The Georgian government has come under increasing fire from opposition parties as Russia and breakaway Abkhazia are set to sign new treaty on “alliance and strategic partnership” in Sochi on November 24.
The treaty, which is viewed in Tbilisi as a step towards “annexation” of its breakaway region by Russia, has been high on internal political agenda in Georgia with the main parliamentary opposition, UNM, claiming that the treaty was made possible partly because of GD ruling coalition’s policy of “appeasement” towards Russia, which, it says, downgraded issue of Georgia’s occupied regions from the international agenda; non-parliamentary opposition party, Democratic Movement-United Georgia (DMUG), led by ex-parliament speaker Nino Burjanadze, is blaming the government’s rhetoric about, what Burjanadze calls, “illusionary NATO membership” for Russia’s intention to sign the new treaty with Abkhazia.
On November 24 the UNM parliamentary minority group again called on the ruling GD coalition to revise its policy towards Russia.
Speaking on behalf of the party, MP Davit Bakradze, the leader of UNM parliamentary minority group, said that with the new treaty Russia is “finalizing annexation.” He said the Georgian government “has done nothing and met this day unprepared.”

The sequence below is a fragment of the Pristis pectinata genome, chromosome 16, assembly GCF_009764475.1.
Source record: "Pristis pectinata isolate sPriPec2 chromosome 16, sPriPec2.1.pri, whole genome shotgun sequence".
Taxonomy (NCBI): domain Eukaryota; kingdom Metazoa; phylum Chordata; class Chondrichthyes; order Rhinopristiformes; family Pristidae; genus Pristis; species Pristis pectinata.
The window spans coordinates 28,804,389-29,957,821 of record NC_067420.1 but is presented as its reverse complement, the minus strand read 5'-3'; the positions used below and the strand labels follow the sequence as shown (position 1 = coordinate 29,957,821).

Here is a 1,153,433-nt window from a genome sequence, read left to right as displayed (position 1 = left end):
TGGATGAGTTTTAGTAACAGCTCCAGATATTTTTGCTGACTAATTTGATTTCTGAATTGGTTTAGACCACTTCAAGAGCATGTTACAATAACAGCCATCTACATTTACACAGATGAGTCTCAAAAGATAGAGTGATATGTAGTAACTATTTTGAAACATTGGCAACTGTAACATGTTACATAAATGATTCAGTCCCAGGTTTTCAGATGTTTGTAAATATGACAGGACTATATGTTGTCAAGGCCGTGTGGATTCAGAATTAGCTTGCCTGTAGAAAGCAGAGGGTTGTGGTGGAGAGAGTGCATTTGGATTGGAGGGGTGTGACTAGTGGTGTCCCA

He said that although this treaty will have “no legitimacy”, the Georgian government should undertake number of “concrete steps to counter this process of annexation.”
UNM has again called on the Parliament to adopt a resolution, which would call on the government to join Western sanctions, imposed on Russia over its actions in Ukraine, and to scrap informal dialogue between Moscow and Tbilisi, led by Georgian PM’s special envoy for relations with Russia, Zurab Abashidze, and Russia’s deputy foreign minister, Grigory Karasin.
“This so called Karasin-Abashidze format should be canceled or suspended for an indefinite time, because continuing with business as usual relations with Russia would mean that we ourselves are putting up with annexation of Abkhazia,”
UNM’s draft resolution also calls on the Georgian authorities to bring case against Russia in “international courts.”
“We call on the ruling coalition to put aside our differences and to jointly elaborate measures against annexation,” MP Bakradze said.
A similar draft resolution put forth by the UNM has once already been rejected by the GD ruling majority in the Parliament; the legislative body instead adopted on October 17 a GD-proposed statement, condemning Russia’s “attempt to annex occupied Abkhazia.”
Also on November 24, leader of DMUG party, Nino Burjanadze, said that the new treaty between Moscow and Sokhumi would “further minimize chances” for resolving Georgia’s territorial problems.
“The Georgian government has taken not a single step to address this issue; they have no policy whatsoever in this regard,” Burjanadze said, adding sarcastically: “The only thing the Georgian authorities now can do is to line up in front of NATO flag and take a commemorative photo, if this photo and illusionary NATO membership plan will somehow help this problem, but as we all see it won’t help.”